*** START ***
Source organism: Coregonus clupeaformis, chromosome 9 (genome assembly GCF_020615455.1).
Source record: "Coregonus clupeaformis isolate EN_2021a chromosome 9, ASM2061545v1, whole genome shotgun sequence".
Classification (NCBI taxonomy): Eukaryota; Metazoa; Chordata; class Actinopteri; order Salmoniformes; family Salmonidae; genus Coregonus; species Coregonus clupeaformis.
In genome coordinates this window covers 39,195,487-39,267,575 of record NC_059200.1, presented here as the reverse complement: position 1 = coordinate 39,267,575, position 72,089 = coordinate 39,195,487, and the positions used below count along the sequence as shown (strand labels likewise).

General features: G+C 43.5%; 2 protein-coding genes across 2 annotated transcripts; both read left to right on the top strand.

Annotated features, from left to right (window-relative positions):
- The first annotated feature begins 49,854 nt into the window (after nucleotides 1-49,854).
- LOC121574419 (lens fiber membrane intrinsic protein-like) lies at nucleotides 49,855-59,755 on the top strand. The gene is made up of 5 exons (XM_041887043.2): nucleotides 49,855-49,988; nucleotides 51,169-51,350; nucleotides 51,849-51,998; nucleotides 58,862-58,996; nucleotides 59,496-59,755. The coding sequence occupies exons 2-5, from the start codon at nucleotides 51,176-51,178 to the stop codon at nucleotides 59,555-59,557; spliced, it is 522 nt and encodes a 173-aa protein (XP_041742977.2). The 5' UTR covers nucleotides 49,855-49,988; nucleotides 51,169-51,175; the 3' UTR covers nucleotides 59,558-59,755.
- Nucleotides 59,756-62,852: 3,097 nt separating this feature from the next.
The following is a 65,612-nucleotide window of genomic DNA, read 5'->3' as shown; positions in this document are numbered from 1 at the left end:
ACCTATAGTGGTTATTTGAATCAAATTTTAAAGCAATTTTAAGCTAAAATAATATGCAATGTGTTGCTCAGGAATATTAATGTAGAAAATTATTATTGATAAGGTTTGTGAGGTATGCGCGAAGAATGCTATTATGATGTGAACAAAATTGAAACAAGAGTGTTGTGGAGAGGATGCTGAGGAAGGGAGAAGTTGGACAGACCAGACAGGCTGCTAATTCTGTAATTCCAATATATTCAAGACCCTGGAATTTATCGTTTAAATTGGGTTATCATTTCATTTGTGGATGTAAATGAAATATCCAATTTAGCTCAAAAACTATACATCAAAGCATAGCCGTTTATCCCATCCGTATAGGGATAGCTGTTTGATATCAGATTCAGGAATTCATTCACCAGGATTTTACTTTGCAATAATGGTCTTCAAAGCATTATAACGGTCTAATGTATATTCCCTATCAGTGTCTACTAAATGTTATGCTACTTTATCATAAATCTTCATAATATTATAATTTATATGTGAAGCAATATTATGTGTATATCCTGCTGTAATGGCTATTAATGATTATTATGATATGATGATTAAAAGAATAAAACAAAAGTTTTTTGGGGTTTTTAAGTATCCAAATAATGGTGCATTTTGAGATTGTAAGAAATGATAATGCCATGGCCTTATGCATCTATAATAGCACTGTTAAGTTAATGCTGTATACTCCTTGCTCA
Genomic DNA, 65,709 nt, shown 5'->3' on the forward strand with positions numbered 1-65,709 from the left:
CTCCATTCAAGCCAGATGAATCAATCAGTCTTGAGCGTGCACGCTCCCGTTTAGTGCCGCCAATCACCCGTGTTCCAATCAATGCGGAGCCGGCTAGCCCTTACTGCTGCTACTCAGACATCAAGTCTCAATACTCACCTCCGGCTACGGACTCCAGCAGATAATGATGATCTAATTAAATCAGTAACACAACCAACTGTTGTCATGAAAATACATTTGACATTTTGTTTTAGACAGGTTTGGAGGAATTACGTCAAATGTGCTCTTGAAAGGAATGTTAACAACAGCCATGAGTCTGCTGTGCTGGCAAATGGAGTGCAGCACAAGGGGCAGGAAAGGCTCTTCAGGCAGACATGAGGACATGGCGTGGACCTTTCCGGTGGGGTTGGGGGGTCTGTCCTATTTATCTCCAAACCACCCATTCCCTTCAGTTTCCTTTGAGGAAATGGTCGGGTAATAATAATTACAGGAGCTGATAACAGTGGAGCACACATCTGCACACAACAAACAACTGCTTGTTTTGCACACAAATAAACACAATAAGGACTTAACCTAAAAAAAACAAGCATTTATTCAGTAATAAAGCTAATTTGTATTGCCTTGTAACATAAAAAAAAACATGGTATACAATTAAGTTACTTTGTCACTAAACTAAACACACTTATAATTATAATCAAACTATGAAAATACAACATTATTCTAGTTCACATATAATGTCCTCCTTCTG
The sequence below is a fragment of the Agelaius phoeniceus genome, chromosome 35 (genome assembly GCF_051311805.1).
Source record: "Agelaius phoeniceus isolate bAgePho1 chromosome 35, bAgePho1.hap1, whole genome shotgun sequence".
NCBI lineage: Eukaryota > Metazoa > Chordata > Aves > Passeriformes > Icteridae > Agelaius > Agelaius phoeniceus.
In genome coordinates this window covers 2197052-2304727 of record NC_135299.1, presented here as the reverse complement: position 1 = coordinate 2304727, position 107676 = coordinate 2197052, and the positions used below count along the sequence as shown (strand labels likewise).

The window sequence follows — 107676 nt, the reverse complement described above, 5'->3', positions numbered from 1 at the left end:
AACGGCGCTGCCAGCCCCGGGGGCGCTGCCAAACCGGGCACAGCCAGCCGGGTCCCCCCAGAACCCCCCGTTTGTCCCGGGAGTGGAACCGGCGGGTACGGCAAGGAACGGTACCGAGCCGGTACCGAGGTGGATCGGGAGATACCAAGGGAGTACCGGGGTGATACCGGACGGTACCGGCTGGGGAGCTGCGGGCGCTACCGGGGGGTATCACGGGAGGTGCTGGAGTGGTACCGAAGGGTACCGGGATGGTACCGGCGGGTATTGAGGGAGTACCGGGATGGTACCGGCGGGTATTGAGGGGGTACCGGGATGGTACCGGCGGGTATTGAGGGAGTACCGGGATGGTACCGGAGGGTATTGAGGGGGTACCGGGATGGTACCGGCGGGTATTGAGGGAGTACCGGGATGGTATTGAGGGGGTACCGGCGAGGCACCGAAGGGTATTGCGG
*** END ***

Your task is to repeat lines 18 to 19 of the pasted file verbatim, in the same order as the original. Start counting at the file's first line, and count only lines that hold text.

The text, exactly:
The window sequence follows — 107676 nt, the reverse complement described above, 5'->3', positions numbered from 1 at the left end:
AACGGCGCTGCCAGCCCCGGGGGCGCTGCCAAACCGGGCACAGCCAGCCGGGTCCCCCCAGAACCCCCCGTTTGTCCCGGGAGTGGAACCGGCGGGTACGGCAAGGAACGGTACCGAGCCGGTACCGAGGTGGATCGGGAGATACCAAGGGAGTACCGGGGTGATACCGGACGGTACCGGCTGGGGAGCTGCGGGCGCTACCGGGGGGTATCACGGGAGGTGCTGGAGTGGTACCGAAGGGTACCGGGATGGTACCGGCGGGTATTGAGGGAGTACCGGGATGGTACCGGCGGGTATTGAGGGGGTACCGGGATGGTACCGGCGGGTATTGAGGGAGTACCGGGATGGTACCGGAGGGTATTGAGGGGGTACCGGGATGGTACCGGCGGGTATTGAGGGAGTACCGGGATGGTATTGAGGGGGTACCGGCGAGGCACCGAAGGGTATTGCGG